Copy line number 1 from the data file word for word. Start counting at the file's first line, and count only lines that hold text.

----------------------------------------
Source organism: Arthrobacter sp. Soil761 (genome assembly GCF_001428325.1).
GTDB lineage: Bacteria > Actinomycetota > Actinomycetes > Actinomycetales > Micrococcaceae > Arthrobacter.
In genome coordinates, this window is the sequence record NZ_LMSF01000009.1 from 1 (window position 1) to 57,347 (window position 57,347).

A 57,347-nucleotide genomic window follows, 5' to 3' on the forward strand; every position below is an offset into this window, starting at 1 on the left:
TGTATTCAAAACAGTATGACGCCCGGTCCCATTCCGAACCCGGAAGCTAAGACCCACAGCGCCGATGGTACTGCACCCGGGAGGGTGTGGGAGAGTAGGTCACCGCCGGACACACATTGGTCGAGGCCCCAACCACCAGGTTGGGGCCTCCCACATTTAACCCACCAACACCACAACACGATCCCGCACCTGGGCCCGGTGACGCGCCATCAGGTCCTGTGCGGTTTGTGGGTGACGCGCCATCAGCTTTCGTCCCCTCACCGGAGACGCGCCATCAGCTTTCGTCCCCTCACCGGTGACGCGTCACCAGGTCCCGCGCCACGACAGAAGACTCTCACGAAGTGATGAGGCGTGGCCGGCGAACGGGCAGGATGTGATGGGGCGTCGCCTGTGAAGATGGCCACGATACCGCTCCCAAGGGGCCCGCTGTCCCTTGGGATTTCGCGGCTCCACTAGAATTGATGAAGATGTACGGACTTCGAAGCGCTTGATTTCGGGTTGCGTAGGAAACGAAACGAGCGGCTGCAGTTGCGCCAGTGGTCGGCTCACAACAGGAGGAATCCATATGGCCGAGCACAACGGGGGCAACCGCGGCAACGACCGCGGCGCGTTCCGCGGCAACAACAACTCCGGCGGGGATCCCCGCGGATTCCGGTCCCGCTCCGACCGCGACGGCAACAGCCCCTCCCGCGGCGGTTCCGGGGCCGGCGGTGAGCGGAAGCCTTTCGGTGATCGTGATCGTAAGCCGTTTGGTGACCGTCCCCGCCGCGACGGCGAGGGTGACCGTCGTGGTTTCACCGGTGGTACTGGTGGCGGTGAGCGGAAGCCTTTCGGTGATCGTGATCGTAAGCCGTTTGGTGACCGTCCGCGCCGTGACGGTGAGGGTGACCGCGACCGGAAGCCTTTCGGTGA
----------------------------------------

Source organism: Arthrobacter sp. Soil761 (genome assembly GCF_001428325.1).